Two days ago the tribunal in charge of processing Cambodia’s genocide sat down to meet for the first time to try to make sense of the 1.7 million deaths that occurred between 1975-1979 under the Khmer Rouge. Delayed thirty years by civil war and conflict, the tribunal seeks to bring justice, understanding, and closure to the horrendous crimes committed so long ago. But how do you measure evil, and who do you blame? Pol Pot, the obvious choice, died in 1998. Then there are his closest advisers, there are those who physically murdered people, and those who just as they say, “ran the trains” (an expression that has come to represent those who followed orders who might not have directly murdered anyone, but participated in the genocide).
Today, Kaing Guek Eav (Duch), the Khmer Rouge’s chief torturer, took the stand. Duch was in charge of one of the prisons that orchestrated as many as 16,000 deaths. The leaders of the prison were systematic- they took a picture of each victim before torturing them to death. The evidence is there. After the tribunal read through gruesome details, Duch was given an opportunity to speak. He took the time to apologize to his nation for the crimes he committed. Hundreds of people watched from behind a glass window. Among them sat victims, and family members of victims who did not survive.
Cambodia has no death penalty, but Duch is facing life in prison for war crimes, crimes against humanity, torture, and murder. After his apology, Duch explained that he carried out his “duty” to protect his family, but that he takes “responsibility for crimes committed at S-21, especially the tortures and executions of the people there.” He also requested the people to “leave an open window for [him] to seek forgiveness.”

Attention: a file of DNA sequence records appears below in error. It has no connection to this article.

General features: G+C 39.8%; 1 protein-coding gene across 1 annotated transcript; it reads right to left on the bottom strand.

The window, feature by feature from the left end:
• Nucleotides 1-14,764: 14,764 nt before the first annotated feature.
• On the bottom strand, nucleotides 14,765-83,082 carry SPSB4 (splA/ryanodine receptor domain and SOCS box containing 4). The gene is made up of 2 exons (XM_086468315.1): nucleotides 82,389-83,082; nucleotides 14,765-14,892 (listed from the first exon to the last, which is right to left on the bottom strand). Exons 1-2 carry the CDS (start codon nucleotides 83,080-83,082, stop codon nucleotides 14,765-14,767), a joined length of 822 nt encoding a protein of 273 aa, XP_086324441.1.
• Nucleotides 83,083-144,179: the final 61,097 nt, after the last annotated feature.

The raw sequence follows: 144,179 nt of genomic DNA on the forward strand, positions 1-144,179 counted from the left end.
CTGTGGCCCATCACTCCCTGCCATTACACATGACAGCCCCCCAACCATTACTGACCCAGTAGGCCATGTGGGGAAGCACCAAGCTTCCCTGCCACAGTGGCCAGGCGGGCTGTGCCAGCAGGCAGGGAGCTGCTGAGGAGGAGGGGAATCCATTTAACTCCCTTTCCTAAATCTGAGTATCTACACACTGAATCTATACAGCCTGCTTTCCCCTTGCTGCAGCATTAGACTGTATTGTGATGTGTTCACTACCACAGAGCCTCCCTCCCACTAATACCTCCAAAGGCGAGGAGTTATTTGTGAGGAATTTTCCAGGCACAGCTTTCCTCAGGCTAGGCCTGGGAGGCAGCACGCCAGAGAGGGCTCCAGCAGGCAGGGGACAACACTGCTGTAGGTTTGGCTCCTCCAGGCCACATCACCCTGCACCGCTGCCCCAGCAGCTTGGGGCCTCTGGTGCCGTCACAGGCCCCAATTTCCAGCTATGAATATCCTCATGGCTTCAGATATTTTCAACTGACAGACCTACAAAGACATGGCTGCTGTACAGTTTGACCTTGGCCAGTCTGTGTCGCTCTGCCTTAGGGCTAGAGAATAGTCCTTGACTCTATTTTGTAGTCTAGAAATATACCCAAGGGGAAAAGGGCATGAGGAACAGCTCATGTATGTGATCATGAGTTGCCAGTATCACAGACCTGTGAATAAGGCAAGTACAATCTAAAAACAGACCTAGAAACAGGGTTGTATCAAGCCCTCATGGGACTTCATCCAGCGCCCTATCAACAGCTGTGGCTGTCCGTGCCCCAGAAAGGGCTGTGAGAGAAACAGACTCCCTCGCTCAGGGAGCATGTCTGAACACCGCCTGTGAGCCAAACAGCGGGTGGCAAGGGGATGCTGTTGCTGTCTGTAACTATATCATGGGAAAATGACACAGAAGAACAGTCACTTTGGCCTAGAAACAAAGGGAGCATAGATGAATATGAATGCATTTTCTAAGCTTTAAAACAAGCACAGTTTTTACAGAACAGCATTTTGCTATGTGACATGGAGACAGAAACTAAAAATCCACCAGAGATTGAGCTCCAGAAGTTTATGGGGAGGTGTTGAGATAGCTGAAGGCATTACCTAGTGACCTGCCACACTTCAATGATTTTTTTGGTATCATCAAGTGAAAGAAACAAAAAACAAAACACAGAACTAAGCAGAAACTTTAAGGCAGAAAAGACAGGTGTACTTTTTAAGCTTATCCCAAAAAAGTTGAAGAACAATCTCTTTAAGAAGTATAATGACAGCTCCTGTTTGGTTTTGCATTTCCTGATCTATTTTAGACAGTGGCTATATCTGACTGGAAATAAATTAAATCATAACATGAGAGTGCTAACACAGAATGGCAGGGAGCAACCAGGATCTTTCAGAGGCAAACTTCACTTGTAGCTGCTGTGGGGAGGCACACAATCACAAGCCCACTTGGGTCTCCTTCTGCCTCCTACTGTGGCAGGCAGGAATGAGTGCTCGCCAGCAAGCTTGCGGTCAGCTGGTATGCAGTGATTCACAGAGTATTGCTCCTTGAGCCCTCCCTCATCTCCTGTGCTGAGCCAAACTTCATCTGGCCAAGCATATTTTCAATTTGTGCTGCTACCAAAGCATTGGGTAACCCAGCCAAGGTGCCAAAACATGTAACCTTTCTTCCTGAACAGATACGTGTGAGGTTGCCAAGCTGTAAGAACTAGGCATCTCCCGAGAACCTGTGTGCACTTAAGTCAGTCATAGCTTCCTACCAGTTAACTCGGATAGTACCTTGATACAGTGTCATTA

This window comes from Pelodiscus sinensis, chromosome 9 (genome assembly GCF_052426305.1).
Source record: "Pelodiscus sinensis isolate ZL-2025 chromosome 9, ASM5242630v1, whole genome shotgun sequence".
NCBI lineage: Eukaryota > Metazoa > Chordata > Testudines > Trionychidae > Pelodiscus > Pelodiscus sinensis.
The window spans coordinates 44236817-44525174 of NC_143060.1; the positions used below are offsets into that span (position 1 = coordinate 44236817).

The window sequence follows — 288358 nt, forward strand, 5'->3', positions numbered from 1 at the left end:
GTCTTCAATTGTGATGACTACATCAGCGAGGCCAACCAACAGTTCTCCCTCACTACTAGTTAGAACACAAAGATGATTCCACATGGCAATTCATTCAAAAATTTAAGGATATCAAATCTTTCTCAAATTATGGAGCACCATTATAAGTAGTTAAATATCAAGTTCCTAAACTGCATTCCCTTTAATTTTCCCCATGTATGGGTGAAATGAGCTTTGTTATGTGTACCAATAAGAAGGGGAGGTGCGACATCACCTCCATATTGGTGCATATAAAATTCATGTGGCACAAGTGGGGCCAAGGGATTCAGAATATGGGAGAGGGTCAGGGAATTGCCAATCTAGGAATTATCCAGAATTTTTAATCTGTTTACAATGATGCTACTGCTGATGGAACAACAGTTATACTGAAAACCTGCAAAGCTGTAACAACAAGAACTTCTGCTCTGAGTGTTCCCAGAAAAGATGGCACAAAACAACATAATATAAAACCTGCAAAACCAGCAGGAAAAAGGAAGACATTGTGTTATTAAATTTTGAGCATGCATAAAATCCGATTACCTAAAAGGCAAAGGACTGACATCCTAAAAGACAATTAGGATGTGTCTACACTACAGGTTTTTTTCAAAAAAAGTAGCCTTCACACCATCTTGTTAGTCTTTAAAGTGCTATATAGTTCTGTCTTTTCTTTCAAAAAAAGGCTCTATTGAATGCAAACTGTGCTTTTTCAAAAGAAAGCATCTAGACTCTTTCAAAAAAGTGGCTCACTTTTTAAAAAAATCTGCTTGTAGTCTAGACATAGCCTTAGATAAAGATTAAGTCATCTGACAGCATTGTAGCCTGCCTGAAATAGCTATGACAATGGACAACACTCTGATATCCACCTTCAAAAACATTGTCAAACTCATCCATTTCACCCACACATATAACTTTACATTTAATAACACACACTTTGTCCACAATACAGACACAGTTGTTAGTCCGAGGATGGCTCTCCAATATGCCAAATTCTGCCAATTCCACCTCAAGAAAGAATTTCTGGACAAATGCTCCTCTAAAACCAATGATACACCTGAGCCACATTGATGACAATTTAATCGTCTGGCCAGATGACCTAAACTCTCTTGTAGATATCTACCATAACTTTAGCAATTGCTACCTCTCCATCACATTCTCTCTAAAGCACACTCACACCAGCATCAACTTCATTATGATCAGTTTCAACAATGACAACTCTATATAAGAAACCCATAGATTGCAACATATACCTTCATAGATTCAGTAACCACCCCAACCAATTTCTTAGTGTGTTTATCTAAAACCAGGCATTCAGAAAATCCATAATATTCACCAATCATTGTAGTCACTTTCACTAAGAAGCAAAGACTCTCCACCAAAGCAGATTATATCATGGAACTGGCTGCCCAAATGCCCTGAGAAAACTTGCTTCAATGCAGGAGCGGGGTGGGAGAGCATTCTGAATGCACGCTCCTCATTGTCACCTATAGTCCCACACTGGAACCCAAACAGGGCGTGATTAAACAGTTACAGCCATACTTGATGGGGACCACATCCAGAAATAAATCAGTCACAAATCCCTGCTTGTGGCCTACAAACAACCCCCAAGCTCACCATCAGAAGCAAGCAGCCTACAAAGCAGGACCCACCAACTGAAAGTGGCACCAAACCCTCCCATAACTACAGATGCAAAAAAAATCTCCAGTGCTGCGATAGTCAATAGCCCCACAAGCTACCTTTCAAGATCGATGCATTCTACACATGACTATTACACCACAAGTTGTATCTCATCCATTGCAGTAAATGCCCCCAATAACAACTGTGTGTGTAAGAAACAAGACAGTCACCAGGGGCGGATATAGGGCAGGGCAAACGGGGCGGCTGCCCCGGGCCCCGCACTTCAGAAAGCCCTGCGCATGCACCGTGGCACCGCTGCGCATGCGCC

Duch’s lawyer argued that Duch is a scapegoat, and the court should turn its attention to those with more blood on their hands.
The Cambodian Prime Minister has been accused of limiting the tribunal because of politics. Hun Sen, the Prime Minister and a former Khmer Rouge officer (yes, really?), said that he does not approve of the court and hopes that it runs of out of money “as soon as possible.”
The Prime Minister’s attitude represents a greater issue facing Cambodia- the entire country’s apparent lack of understanding, knowledge, and justice regarding the genocide. Children growing up in Cambodia do not learn about the tragedy in school although it is vital to their history, and one teenager went so far as to say, “I’m not interested… I’m busy and I don’t want to know.”
What does this do for the survivors, and how will this affect the next generation? This tribunal is monumental, and of the utmost importance, and I will continue to follow it. I urge you to do the same, and to learn about what happened. There are many different kinds of genocide, and the genocide that occurred in Cambodia was unique and led to the term “autogenocide” which means the extermination of country’s citizens by its own people or government. Autogenocide differs from “genocide” in that people are not targeted and killed as the “other” as was the case in Nazi Germany, but as the same.
I wish I had time to share more about Cambodia’s history (after taking a class on Genocide a few months ago I had hoped to write a paper on what I learned, and that’s still in the works) but this is a great website to learn about the history.0